This year saw income from a handful of sources other than a regular paycheck. This year I received:
- bonuses for opening new bank accounts – $3,800
- payment for selling trade-lines – $2,975
- another couple of thousand in new credit card bonuses, travel credits, and discounted gift cards
Point 3 is more a source of discounts that benefit the final transaction, though, to me, travel awards and credit on revenue tickets is a cost that would have otherwise required cash. This allows income to instead land inside a brokerage account or another appreciating location.
Speaking of travel, I really appreciate going to another location. A booked ticket is a bright spot to keep in mind. Knowing that when the day arrives I’ll be breaking routine and changing physical space, journeying elsewhere to spend time with my family.
Last year I spent about $40,000. That seems high, and really I haven’t kept up with correcting Mint’s expense (or income) categorizing inaccuracies, so the reports aren’t absolutely accurate. The general picture, however, is there.
On the earning side, Mint reports almost $72,000. This kinda syncs up with my expectations, realizing that some investment transactions are never logged in Mint. Investment contributions came to about $49,000 according to Personal Capital. Sounds like I have somewhere between a 40 to 60 percent savings rate, 55% if I can count correctly. I can live with that!
Taxes will be more fun this year. This year I opted for heath insurance as part of my work benefits, same as 401k and health savings account contributions. All these benefits are pretaxed — paid for from my paycheck, which means my income is reduced by the cost of the benefits. Taxes are calculated on my reduced income after the cost of the benefits has been subtracted out. This means I am not paying tax on the cost of the benefits!
My Traditional IRA contributions will again not reduce my tax liability. After $70,000 in income, the $5,500 deduction is not allowed. (From $60 to $70 thousand the amount available for deduction phases from the full $5,500 to $0.)
Again, the follow-up for me to do is to recharacterize the full $5,500 over to the Roth IRA account — Vanguard was able to easily do it last year during a quick phone call. This transfer includes the full contribution amount plus appreciation and places it inside of the Roth. Roth IRA funds grow, too, because they are invested, and the principal plus appreciation can be spent later without ever having to pay taxes on it.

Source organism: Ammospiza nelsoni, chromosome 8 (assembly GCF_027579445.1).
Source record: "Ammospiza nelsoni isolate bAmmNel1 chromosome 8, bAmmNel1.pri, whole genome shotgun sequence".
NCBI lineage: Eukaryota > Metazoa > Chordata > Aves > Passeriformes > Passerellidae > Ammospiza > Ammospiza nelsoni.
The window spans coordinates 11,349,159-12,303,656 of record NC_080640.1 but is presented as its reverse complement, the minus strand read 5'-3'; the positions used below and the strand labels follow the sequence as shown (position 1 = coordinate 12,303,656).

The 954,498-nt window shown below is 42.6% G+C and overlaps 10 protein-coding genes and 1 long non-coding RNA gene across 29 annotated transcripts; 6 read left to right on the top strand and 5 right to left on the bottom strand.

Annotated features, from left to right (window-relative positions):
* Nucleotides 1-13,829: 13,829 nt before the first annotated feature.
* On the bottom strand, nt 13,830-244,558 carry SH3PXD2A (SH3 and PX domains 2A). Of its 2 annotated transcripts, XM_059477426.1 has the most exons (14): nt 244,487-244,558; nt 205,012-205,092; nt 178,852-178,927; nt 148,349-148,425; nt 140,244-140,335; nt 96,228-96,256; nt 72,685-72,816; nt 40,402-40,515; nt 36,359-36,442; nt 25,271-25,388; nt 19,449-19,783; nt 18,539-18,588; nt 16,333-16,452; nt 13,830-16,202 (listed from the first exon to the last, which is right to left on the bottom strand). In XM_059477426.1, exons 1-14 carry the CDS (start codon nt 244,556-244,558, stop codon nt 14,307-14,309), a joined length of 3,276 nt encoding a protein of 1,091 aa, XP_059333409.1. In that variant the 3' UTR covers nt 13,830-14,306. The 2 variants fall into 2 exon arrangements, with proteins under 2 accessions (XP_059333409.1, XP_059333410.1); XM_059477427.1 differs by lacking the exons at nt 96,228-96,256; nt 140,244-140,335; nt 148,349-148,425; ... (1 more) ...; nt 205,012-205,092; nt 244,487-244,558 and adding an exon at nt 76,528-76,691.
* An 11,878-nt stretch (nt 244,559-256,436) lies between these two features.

The bonuses for opening new bank accounts and payment received from selling trade-lines will ensure that my income stays above that $70 thousand mark. Finally, some thousand or so in net proceeds from brokerage trading will end up being taxed.
Tax rules have been slightly adjusted for 2018. The standard deduction for me as a single filer will be about or a little over what it was in 2017 when it also included the personal exemption, so no big change there.
Really the biggest goals I have for future financial moves is to restructure my finances into two entities, splitting away certain activities to be conducted instead by a business that I own, but that also pays me living expenses. All earnings are then by the business, and treated by a different and usually more favorable series of tax rules. There are all sorts of methods to decrease tax on business income.
However, I think the mentality of giving a made-up entity such great leeway in my life and the task having to redesign a streamlined personal routine have been two factors that keep me from spending time or effect on this project. In the meantime I have sought out and read others’ success stories, and they continue to inspire me.